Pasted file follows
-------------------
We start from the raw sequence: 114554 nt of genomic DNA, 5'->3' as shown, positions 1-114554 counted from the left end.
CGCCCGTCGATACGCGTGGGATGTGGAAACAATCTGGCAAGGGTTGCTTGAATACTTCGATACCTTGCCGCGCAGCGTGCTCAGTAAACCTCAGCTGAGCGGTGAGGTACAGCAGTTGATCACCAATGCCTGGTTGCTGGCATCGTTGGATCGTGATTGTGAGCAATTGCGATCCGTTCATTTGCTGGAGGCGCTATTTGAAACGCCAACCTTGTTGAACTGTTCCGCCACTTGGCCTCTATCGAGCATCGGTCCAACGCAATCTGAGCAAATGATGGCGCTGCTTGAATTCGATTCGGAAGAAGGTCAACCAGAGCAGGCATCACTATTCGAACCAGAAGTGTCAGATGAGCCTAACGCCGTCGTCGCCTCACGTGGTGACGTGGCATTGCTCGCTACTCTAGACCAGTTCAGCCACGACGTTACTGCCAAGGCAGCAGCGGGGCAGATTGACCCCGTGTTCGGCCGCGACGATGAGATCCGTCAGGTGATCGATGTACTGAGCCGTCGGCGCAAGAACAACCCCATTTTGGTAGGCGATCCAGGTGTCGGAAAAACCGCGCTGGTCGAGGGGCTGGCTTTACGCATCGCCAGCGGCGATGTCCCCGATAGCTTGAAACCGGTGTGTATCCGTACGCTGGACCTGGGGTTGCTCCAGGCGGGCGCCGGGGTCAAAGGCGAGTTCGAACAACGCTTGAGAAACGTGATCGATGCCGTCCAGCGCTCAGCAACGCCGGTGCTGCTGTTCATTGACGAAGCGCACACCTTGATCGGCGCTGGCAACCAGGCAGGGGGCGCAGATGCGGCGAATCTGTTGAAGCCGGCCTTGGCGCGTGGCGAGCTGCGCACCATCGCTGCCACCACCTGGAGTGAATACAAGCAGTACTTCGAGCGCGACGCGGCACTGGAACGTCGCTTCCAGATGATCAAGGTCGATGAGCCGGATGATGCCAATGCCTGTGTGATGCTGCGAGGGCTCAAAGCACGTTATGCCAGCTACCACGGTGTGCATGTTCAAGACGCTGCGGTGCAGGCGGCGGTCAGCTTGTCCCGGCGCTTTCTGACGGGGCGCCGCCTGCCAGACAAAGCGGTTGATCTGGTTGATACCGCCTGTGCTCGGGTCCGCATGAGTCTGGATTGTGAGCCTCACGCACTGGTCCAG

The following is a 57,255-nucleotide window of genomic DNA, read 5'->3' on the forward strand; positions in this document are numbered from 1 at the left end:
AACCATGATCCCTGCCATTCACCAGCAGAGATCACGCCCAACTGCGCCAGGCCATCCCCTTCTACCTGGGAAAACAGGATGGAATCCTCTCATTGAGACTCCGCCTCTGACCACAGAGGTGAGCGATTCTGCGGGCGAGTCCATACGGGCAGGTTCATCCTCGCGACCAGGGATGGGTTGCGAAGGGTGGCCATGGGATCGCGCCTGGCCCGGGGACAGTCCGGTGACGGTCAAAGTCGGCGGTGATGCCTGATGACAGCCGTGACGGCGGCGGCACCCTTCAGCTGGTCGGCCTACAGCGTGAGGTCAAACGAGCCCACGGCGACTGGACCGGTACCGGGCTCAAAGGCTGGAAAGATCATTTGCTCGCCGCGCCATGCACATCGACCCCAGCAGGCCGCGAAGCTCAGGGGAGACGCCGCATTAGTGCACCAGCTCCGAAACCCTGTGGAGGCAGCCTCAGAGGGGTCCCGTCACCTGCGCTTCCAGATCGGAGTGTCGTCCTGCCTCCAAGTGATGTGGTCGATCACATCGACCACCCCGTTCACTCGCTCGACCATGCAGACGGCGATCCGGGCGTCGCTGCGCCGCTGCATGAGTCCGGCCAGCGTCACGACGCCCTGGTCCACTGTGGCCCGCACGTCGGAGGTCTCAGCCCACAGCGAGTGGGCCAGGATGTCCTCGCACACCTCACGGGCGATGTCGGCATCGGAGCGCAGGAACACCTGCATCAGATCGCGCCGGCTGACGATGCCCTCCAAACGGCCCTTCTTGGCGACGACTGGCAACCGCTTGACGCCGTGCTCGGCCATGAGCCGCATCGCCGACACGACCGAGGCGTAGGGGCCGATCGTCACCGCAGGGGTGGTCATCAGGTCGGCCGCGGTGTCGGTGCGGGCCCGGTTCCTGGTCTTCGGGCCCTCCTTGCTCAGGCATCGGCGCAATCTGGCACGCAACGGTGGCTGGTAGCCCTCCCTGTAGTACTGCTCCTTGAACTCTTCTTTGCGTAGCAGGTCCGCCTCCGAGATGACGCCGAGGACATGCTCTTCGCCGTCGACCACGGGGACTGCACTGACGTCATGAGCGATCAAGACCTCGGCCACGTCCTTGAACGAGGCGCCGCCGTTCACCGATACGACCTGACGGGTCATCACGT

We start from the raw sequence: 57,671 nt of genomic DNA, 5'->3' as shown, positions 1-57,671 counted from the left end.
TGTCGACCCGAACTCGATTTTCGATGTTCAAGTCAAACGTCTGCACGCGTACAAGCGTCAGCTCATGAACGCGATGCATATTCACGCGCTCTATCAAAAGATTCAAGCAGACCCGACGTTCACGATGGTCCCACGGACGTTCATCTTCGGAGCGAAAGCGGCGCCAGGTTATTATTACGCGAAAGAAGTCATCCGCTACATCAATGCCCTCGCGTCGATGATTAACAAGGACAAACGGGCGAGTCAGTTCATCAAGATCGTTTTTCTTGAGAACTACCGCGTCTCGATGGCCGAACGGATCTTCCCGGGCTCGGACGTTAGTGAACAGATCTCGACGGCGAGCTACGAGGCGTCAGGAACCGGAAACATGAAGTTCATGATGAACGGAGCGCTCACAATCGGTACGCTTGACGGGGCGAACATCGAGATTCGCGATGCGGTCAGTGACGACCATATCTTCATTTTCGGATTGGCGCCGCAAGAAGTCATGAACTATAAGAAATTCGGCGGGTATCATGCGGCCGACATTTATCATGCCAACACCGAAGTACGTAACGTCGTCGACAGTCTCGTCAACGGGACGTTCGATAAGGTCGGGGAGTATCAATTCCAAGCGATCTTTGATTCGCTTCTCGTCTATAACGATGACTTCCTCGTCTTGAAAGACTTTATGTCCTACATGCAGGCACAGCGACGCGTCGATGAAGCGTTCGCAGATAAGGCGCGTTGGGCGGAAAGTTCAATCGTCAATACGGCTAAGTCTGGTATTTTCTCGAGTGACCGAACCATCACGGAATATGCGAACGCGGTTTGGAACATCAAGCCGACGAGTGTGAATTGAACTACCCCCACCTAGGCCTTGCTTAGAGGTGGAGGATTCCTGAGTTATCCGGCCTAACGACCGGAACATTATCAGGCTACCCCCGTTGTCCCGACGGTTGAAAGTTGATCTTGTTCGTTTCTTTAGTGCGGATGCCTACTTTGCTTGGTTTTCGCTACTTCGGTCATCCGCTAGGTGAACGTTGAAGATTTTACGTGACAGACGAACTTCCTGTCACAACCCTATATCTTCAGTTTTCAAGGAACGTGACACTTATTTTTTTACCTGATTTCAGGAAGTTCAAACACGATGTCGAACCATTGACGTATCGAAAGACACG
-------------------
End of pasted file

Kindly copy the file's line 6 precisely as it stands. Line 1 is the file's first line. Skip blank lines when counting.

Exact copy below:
TGTCGACCCGAACTCGATTTTCGATGTTCAAGTCAAACGTCTGCACGCGTACAAGCGTCAGCTCATGAACGCGATGCATATTCACGCGCTCTATCAAAAGATTCAAGCAGACCCGACGTTCACGATGGTCCCACGGACGTTCATCTTCGGAGCGAAAGCGGCGCCAGGTTATTATTACGCGAAAGAAGTCATCCGCTACATCAATGCCCTCGCGTCGATGATTAACAAGGACAAACGGGCGAGTCAGTTCATCAAGATCGTTTTTCTTGAGAACTACCGCGTCTCGATGGCCGAACGGATCTTCCCGGGCTCGGACGTTAGTGAACAGATCTCGACGGCGAGCTACGAGGCGTCAGGAACCGGAAACATGAAGTTCATGATGAACGGAGCGCTCACAATCGGTACGCTTGACGGGGCGAACATCGAGATTCGCGATGCGGTCAGTGACGACCATATCTTCATTTTCGGATTGGCGCCGCAAGAAGTCATGAACTATAAGAAATTCGGCGGGTATCATGCGGCCGACATTTATCATGCCAACACCGAAGTACGTAACGTCGTCGACAGTCTCGTCAACGGGACGTTCGATAAGGTCGGGGAGTATCAATTCCAAGCGATCTTTGATTCGCTTCTCGTCTATAACGATGACTTCCTCGTCTTGAAAGACTTTATGTCCTACATGCAGGCACAGCGACGCGTCGATGAAGCGTTCGCAGATAAGGCGCGTTGGGCGGAAAGTTCAATCGTCAATACGGCTAAGTCTGGTATTTTCTCGAGTGACCGAACCATCACGGAATATGCGAACGCGGTTTGGAACATCAAGCCGACGAGTGTGAATTGAACTACCCCCACCTAGGCCTTGCTTAGAGGTGGAGGATTCCTGAGTTATCCGGCCTAACGACCGGAACATTATCAGGCTACCCCCGTTGTCCCGACGGTTGAAAGTTGATCTTGTTCGTTTCTTTAGTGCGGATGCCTACTTTGCTTGGTTTTCGCTACTTCGGTCATCCGCTAGGTGAACGTTGAAGATTTTACGTGACAGACGAACTTCCTGTCACAACCCTATATCTTCAGTTTTCAAGGAACGTGACACTTATTTTTTTACCTGATTTCAGGAAGTTCAAACACGATGTCGAACCATTGACGTATCGAAAGACACG